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Sunday, February 20, 2011

The intersection of Medicare and the Death Tax

The GOP suddenly learned to love Medicare when Pelosi et al decided to sacrifice seniors' healthcare in order to move several steps closer to socialized medicine. This Republican change of heart is destined to be short lived. When the fickle GOP returns to its senses, perhaps the Republicans can enlist the Democrats in transforming Medicare from a middle class subsidy to a program for the needy. Attracting the Democrats to the table requires powerful bait. I recommend the Death Tax.

When I turn 65, I am 'entitled' to have the government subsidize my health care costs. Of course, when I say 'the government subsidize' what I really mean is have hardworking taxpayers subsidize my costs, even those who are less financially successful. When I am 65, I will have no kids to support, no mortgage to pay, and hope to have many years of work ahead of me. Years of picking up chalk, pen, and mouse may have taken their toll on my health, but why should those saving to buy a house, to put their kids through college, or to pay off their credit cards and student loans subsidize my health care? The old answer is that the left has always wanted entitlement programs to extend to the middle class so that they get broad voter support.

The current Death Tax compromise is a rate of 35% after an exemption of $5 million dollars. The ability to pass on the fruits of your labors to your children maddens Democrats almost as much socialized medicine delights them. Let's compromise. Tell the left that you will tax my estate at 100% (not until after my wife passes please) until you have recovered 100% of the subsidy the taxpayers have contributed to my healthcare. Then you revert to 35% of [remainder - ($5 million - subsidy)]. If I have saved less than $5 million, then my Death Tax is simply the cost of the subsidy. I have, of course, been paying Medicare taxes for years, but more fool I, if I really believed they were linked to my own welfare.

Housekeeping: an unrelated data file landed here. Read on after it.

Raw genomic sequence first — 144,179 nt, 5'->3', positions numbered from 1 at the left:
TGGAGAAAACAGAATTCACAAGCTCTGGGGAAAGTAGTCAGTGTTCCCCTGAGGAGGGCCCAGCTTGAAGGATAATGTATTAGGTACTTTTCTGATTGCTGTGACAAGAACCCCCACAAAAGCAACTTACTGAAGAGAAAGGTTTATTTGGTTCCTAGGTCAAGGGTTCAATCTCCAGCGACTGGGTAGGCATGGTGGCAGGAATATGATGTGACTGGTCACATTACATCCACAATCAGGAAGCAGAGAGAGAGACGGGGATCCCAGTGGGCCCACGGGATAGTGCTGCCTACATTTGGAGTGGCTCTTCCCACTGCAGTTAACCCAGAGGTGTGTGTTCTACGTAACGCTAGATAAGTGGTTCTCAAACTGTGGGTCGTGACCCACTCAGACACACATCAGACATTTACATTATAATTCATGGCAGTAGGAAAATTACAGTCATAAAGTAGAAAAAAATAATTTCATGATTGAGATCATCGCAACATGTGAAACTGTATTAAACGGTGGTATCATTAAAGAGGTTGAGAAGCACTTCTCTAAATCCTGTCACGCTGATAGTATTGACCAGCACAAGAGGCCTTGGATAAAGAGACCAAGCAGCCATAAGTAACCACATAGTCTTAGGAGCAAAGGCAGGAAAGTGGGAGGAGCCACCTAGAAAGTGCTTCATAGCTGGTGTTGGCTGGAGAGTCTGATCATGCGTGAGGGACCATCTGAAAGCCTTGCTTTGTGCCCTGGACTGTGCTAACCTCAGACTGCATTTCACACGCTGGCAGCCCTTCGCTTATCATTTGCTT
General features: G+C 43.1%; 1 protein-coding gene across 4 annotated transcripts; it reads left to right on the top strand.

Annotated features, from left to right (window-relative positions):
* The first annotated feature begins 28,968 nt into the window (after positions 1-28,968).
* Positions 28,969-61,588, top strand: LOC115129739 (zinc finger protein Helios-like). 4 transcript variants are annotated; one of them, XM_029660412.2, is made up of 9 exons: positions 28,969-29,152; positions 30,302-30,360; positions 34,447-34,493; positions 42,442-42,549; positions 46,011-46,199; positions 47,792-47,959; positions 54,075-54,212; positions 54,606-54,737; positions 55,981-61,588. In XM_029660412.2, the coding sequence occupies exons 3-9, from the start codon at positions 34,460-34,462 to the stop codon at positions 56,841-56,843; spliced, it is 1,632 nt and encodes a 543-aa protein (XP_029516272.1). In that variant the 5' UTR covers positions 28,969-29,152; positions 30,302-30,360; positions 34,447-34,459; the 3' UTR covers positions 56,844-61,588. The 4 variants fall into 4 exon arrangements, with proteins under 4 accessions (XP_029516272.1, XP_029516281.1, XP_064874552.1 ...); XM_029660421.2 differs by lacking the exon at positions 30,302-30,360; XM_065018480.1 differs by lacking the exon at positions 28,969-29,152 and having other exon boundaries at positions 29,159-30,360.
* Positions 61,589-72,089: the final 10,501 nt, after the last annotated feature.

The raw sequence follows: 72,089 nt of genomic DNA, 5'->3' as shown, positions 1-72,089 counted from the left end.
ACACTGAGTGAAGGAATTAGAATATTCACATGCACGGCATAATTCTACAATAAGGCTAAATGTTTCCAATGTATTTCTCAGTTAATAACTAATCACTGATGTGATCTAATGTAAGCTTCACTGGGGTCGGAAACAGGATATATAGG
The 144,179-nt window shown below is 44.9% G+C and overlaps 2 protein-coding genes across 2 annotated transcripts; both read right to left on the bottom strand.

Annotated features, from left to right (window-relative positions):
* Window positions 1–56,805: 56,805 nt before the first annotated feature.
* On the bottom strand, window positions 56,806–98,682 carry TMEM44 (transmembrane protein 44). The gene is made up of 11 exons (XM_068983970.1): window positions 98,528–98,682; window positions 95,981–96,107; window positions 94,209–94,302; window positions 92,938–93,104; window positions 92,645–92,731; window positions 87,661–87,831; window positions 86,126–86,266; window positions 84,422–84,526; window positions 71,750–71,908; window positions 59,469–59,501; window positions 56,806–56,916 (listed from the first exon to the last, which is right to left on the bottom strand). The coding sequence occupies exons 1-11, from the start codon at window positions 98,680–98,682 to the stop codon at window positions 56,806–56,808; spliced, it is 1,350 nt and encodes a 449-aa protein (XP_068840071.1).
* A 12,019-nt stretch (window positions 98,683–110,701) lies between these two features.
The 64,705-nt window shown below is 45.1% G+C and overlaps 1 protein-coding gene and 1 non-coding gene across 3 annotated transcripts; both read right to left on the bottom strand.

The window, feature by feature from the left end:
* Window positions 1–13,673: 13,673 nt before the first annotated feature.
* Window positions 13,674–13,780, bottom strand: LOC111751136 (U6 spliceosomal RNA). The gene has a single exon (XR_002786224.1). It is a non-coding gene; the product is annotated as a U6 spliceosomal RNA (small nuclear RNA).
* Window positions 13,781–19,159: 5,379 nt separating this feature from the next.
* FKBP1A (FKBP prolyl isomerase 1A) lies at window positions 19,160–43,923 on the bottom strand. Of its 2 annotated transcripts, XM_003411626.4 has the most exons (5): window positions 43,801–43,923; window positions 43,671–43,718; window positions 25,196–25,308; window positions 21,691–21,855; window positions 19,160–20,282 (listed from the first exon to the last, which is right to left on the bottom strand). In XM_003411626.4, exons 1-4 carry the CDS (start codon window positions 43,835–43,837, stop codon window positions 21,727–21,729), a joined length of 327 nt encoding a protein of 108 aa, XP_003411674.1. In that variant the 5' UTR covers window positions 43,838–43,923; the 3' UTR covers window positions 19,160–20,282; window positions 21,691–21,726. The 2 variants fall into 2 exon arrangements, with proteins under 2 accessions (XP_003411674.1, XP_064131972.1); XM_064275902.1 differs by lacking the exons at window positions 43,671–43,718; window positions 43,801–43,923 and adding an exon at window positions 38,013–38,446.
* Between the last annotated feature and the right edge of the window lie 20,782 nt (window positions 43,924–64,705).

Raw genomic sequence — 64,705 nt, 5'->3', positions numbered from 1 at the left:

Now comes the fun part. How do we determine the cost of the subsidy? Is this more of a political or an economic question? Any Democratic leveler will want the subsidy to be priced as high as possible to prevent robber baron math faculty from paying for their grandchildrens' college tuition instead of relying on the state to subsidize it. To prevent the robber barons from being gouged, we have to allow them to opt out of Medicare and fund their own health care. I doubt the left will have the self control to undervalue the subsidy. If we are lucky, the true costs of Medicare become clearer and more people will opt out. I haven't crunched any numbers (we need to find some employment opportunities for economists), but a death tax/Medicare compromise seems worth exploring on the road to weaning the middle class from entitlements.

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